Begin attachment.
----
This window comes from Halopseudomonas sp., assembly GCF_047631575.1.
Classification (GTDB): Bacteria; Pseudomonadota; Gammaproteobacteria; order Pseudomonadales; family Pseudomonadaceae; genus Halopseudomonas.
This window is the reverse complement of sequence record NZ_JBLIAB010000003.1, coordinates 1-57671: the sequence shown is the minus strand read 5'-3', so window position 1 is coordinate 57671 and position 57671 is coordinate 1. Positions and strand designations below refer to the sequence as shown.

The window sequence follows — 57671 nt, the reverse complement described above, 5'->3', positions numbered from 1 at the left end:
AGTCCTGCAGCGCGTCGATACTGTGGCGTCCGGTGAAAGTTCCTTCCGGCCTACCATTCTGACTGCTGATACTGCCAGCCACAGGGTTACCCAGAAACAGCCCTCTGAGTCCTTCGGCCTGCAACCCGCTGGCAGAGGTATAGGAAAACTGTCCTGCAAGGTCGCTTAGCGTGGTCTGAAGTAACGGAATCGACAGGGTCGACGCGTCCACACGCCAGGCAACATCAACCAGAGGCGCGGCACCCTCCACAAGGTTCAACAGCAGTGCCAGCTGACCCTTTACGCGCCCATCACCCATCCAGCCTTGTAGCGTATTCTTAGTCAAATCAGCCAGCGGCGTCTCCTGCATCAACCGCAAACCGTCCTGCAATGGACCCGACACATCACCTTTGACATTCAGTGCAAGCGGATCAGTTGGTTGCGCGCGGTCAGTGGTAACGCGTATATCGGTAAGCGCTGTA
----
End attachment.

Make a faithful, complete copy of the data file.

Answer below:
This window comes from Halopseudomonas sp., assembly GCF_047631575.1.
Classification (GTDB): Bacteria; Pseudomonadota; Gammaproteobacteria; order Pseudomonadales; family Pseudomonadaceae; genus Halopseudomonas.
This window is the reverse complement of sequence record NZ_JBLIAB010000003.1, coordinates 1-57671: the sequence shown is the minus strand read 5'-3', so window position 1 is coordinate 57671 and position 57671 is coordinate 1. Positions and strand designations below refer to the sequence as shown.

The window sequence follows — 57671 nt, the reverse complement described above, 5'->3', positions numbered from 1 at the left end:
AGTCCTGCAGCGCGTCGATACTGTGGCGTCCGGTGAAAGTTCCTTCCGGCCTACCATTCTGACTGCTGATACTGCCAGCCACAGGGTTACCCAGAAACAGCCCTCTGAGTCCTTCGGCCTGCAACCCGCTGGCAGAGGTATAGGAAAACTGTCCTGCAAGGTCGCTTAGCGTGGTCTGAAGTAACGGAATCGACAGGGTCGACGCGTCCACACGCCAGGCAACATCAACCAGAGGCGCGGCACCCTCCACAAGGTTCAACAGCAGTGCCAGCTGACCCTTTACGCGCCCATCACCCATCCAGCCTTGTAGCGTATTCTTAGTCAAATCAGCCAGCGGCGTCTCCTGCATCAACCGCAAACCGTCCTGCAATGGACCCGACACATCACCTTTGACATTCAGTGCAAGCGGATCAGTTGGTTGCGCGCGGTCAGTGGTAACGCGTATATCGGTAAGCGCTGTA